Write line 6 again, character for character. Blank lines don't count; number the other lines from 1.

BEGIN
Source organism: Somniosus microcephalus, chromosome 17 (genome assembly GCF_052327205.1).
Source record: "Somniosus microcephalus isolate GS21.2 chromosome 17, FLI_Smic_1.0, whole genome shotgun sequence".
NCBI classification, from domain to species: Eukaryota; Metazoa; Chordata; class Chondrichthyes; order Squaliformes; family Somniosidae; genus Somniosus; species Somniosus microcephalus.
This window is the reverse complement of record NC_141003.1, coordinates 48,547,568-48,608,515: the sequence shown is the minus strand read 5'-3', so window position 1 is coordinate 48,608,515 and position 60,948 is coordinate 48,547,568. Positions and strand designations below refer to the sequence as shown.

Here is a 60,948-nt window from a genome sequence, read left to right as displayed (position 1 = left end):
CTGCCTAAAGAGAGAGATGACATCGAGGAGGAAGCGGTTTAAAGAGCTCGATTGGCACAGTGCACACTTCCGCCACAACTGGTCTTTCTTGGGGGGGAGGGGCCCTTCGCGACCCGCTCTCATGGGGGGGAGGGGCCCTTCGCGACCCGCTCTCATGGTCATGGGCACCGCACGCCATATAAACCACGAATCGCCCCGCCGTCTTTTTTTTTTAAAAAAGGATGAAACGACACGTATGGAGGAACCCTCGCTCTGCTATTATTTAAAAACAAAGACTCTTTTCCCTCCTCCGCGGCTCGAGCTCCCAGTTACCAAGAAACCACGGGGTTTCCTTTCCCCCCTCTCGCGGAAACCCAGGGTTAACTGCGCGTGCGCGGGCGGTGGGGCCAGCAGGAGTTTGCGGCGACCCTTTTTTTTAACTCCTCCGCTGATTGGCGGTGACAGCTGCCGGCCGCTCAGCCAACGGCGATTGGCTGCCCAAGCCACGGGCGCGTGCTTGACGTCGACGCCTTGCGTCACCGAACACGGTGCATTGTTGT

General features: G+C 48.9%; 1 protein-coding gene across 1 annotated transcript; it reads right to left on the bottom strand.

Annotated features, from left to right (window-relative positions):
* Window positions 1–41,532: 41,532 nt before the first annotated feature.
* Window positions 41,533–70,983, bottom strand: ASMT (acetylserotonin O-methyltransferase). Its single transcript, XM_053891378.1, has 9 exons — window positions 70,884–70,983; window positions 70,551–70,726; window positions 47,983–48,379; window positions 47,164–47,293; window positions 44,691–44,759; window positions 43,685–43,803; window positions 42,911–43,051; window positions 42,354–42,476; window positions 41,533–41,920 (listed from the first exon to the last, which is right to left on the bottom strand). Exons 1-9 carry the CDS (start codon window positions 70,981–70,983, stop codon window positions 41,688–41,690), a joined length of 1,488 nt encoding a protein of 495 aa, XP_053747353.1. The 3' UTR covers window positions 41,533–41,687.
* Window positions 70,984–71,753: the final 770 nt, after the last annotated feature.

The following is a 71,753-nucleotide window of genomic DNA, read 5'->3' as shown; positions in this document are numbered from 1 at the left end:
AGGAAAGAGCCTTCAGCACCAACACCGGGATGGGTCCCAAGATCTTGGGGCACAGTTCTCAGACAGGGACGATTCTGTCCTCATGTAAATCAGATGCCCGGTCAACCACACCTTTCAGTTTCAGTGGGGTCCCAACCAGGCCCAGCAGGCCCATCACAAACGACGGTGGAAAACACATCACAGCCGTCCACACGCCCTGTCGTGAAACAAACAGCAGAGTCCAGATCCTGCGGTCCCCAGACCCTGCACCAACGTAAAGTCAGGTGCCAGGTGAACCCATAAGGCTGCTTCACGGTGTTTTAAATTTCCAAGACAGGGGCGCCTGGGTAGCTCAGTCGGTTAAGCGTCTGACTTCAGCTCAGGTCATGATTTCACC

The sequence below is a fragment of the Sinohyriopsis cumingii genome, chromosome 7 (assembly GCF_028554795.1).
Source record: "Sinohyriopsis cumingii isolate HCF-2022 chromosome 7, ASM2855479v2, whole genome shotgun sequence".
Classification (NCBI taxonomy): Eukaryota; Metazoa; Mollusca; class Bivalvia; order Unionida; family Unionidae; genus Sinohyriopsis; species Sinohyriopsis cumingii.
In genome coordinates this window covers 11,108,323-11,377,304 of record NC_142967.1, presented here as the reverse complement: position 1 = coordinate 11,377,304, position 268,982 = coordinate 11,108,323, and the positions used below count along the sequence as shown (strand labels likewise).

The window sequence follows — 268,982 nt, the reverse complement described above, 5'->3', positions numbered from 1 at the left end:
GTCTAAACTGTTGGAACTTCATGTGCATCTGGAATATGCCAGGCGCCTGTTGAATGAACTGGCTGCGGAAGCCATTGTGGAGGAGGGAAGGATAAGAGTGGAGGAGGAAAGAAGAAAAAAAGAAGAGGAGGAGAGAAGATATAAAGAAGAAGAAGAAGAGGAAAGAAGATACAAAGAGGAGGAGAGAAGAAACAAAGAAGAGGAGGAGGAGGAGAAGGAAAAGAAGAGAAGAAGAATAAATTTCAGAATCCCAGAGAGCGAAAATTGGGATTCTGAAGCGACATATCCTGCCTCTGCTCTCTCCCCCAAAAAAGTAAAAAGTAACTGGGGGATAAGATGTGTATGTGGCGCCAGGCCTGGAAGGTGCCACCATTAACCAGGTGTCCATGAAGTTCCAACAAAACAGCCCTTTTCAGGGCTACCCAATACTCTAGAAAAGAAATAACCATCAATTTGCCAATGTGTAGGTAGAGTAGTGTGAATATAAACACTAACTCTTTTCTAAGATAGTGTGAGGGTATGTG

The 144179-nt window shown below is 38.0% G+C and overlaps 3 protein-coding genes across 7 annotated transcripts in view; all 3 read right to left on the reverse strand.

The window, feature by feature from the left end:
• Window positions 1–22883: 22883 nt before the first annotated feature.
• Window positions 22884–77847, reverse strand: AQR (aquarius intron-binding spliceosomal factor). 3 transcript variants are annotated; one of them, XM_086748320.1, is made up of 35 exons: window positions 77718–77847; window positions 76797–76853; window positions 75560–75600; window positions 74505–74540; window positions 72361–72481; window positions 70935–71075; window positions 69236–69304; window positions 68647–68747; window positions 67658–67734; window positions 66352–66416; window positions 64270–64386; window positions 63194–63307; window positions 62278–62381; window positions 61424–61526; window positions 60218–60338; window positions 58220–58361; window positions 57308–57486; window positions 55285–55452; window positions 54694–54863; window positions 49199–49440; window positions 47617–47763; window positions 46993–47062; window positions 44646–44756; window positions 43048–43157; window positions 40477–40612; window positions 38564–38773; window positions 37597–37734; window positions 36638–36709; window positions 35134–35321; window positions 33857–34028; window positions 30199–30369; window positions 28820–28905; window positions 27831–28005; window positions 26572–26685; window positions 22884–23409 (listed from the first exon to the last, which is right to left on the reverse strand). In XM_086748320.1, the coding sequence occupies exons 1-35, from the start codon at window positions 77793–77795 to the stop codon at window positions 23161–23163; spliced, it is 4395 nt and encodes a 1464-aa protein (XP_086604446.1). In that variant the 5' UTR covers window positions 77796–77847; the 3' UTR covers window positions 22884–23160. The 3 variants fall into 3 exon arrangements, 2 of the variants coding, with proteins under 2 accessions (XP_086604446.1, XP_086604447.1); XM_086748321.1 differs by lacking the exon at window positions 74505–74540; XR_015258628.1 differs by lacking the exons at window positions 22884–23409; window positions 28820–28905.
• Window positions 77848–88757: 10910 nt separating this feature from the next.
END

CTGCCTAAAGAGAGAGATGACATCGAGGAGGAAGCGGTTTAAAGAGCTCGATTGGCACAGTGCACACTTCCGCCACAACTGGTCTTTCTTGGGGGGGAGGGGCCCTTCGCGACCCGCTCTCATGGGGGGGAGGGGCCCTTCGCGACCCGCTCTCATGGTCATGGGCACCGCACGCCATATAAACCACGAATCGCCCCGCCGTCTTTTTTTTTTAAAAAAGGATGAAACGACACGTATGGAGGAACCCTCGCTCTGCTATTATTTAAAAACAAAGACTCTTTTCCCTCCTCCGCGGCTCGAGCTCCCAGTTACCAAGAAACCACGGGGTTTCCTTTCCCCCCTCTCGCGGAAACCCAGGGTTAACTGCGCGTGCGCGGGCGGTGGGGCCAGCAGGAGTTTGCGGCGACCCTTTTTTTTAACTCCTCCGCTGATTGGCGGTGACAGCTGCCGGCCGCTCAGCCAACGGCGATTGGCTGCCCAAGCCACGGGCGCGTGCTTGACGTCGACGCCTTGCGTCACCGAACACGGTGCATTGTTGT